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Living with loneliness?

Gemma Milligan

04 Mar, 2019

 

The largest ever UK study into loneliness has just been published and it's on the rise amongst young people. What needs to be done?

 

The largest ever study into loneliness has revealed that young people feel lonely more often and more intensely than any other age group. The study carried out by academics at the University of Manchester, Brunel University London, and the University of Exeter, asked 55,000 people aged 16 and over, about their opinions and personal experiences of loneliness.

The survey found that 40% of those aged 16-24 say they feel lonely often or very often, compared to 29% of 65-74-year-olds and 27% of those aged over 75.

There are lots of potential reasons for this. Young people between 16 and 24 generally go through significant identity change as they try to work out their place in the world - which can lead to feelings of isolation. It’s also a time of learning to regulate emotions, and younger people just have less practice at this. What we don’t know, is whether young people have always felt lonely, or whether there are things about being young now that make it worse, though researchers did find that those who report feeling the loneliest tended to have more ‘online only’ friends, on platforms such as Facebook.

The five main characteristics of being lonely, according to the survey were:

  • Having nobody to talk to
  • Feeling disconnected from the world
  • Feeling left out
  • Sadness
  • Not feeling understood

There are lots of potential reasons for this. Young people between 16 and 24 generally go through significant identity change as they try to work out their place in the world - which can lead to feelings of isolation. It’s also a time of learning to regulate emotions, and younger people just have less practice at this. What we don’t know, is whether young people have always felt lonely, or whether there are things about being young now that make it worse, though researchers did find that those who report feeling the loneliest tended to have more ‘online only’ friends, on platforms such as Facebook.

 

For more information about this research, check out the ‘Anatomy of Loneliness’ episodes from BBC Radio 4.

 

Comment: Loneliness and OpenHouse

As a Youth Worker, the findings of this study do not surprise me, as I have observed the effects of this epidemic on many of those I work with. The struggle to build meaningful relationships. The sense of not belonging anywhere. The negative opinion of the self as a result. Loneliness is a painful experience, and one that may not be outwardly visible, but is inwardly crushing for those who are going through it. The rise of social media and gaming platforms can make it harder for young people to learn how to build the depth and quality of connection that they are often looking for. And some need to experience different ways of spending time with others, and learn how to take part in real community.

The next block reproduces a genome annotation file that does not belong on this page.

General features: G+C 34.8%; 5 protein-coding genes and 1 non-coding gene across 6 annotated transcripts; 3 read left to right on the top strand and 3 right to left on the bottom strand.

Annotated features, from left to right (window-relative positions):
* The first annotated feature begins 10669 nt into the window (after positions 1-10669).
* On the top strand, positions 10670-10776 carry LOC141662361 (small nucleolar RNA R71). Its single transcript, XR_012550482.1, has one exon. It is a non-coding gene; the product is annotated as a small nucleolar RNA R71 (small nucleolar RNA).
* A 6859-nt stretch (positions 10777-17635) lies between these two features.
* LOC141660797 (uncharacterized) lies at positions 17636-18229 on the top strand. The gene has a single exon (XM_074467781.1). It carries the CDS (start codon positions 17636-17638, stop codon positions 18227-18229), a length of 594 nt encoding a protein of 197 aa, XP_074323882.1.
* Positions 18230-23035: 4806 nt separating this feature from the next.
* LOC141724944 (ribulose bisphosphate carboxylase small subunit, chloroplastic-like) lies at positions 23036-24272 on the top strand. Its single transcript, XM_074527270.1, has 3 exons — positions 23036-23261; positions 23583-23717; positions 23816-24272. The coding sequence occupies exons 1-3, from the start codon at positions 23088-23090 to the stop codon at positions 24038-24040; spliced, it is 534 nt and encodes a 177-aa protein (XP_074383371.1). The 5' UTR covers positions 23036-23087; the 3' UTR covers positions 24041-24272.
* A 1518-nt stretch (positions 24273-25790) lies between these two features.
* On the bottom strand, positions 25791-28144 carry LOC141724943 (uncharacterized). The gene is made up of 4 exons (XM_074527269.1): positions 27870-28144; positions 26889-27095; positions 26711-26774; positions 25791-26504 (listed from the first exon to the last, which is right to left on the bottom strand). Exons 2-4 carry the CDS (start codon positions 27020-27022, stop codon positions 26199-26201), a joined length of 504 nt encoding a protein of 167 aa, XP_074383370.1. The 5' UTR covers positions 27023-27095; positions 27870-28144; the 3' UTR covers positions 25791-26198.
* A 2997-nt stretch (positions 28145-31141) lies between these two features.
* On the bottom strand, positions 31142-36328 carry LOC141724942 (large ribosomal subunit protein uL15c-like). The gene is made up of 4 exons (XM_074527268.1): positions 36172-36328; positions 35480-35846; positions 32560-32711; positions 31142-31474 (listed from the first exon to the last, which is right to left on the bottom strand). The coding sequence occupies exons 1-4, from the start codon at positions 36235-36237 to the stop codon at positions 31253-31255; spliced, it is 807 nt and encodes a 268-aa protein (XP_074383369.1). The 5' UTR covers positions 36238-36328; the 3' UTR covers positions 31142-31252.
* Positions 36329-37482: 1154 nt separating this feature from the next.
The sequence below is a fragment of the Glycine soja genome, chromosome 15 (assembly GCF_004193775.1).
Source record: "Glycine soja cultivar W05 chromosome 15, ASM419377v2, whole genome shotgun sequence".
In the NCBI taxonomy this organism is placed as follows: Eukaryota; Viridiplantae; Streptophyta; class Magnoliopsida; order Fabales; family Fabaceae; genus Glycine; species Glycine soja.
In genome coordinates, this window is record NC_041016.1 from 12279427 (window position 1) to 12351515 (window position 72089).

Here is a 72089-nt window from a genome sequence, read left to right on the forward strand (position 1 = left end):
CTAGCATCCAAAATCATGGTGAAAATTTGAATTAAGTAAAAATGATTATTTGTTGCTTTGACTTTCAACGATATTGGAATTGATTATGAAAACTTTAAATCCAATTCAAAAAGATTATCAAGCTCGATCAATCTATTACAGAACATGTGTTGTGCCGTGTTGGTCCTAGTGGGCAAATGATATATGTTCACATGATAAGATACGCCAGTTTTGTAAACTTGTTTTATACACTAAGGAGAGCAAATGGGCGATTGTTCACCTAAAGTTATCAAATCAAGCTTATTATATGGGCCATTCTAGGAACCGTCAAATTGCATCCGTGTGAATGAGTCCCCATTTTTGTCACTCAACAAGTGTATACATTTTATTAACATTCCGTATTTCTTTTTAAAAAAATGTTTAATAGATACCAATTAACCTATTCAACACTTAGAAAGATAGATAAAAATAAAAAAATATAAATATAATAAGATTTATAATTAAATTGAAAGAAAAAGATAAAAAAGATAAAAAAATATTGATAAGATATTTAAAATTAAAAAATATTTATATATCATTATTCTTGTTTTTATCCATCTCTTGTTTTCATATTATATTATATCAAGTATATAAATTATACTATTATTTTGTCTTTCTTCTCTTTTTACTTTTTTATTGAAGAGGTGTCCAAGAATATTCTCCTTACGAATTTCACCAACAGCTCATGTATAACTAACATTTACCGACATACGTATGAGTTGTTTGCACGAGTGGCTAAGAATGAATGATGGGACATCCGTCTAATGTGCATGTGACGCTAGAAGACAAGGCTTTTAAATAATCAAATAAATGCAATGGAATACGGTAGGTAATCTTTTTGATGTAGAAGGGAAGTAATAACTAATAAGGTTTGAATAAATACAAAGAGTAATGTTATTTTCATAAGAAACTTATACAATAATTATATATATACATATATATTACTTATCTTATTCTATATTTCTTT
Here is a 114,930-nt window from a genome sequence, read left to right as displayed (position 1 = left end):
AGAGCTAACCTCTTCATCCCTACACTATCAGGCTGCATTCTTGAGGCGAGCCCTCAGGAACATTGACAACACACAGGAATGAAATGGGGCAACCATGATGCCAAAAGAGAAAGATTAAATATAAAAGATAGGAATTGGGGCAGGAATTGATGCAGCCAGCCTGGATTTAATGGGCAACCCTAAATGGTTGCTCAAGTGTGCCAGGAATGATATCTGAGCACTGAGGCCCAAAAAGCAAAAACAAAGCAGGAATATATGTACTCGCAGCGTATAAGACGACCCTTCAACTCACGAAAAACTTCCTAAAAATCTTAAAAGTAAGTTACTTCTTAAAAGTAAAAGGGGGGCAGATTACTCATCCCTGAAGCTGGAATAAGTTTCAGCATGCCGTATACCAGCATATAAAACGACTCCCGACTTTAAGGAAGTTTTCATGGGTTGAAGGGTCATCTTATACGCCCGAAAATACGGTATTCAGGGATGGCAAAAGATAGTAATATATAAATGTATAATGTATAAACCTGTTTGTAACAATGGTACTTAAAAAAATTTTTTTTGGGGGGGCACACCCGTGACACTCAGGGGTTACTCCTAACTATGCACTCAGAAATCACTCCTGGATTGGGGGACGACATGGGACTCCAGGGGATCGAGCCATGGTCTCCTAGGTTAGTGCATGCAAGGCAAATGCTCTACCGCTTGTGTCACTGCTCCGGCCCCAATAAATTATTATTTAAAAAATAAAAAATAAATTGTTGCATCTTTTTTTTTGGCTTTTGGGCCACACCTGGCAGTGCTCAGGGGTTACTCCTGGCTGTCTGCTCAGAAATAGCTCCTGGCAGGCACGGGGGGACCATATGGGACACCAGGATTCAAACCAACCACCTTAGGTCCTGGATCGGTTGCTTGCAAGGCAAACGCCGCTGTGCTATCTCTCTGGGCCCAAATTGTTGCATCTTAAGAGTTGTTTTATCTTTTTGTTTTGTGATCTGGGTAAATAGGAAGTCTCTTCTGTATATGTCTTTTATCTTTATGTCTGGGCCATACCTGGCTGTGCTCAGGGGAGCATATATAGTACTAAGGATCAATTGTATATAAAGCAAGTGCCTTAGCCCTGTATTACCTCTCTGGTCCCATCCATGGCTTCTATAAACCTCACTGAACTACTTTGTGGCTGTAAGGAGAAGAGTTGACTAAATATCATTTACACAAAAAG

This is what OpenHouse aims to do. This project, which I lead, was developed to empower young people to manage feelings of loneliness, both while they are taking part, but also beyond its completion. A group learns to cook different dishes over eight weeks under the instruction of a professional chef, and have the opportunity to get to know each other within the safety of completing tasks together as they become part of a small community.

"Significant friendships have been built which have lasted beyond the duration of OpenHouse, young people’s confidence in themselves and their abilities has bloomed, and all of those who have taken part have reported feeling like they belong to something, many of them for the first time."

Gemma MilliganEngagement Manager
 

OpenHouse then culminates in the young people using all that they have learned to cook and host a dinner for a group of others from the local community. This gives them a sense of pride and achievement, and also cements their feeling of belonging to something meaningful.

The use of food and hospitality as a tool for building connection has been incredibly powerful. Significant friendships have been built which have lasted beyond the duration of OpenHouse, young people’s confidence in themselves and their abilities has bloomed, and all of those who have taken part have reported feeling like they belong to something, many of them for the first time. Churches have lots of experience of this kind of hospitality. If this research is correct, the Church has an important role to play in helping young people understand loneliness and find relief from it in the context of welcoming community. Many young people are searching for a place to belong; will the church be that place?

This article originally appeared in the ninth edition of The Story (2019, Vol. 1)

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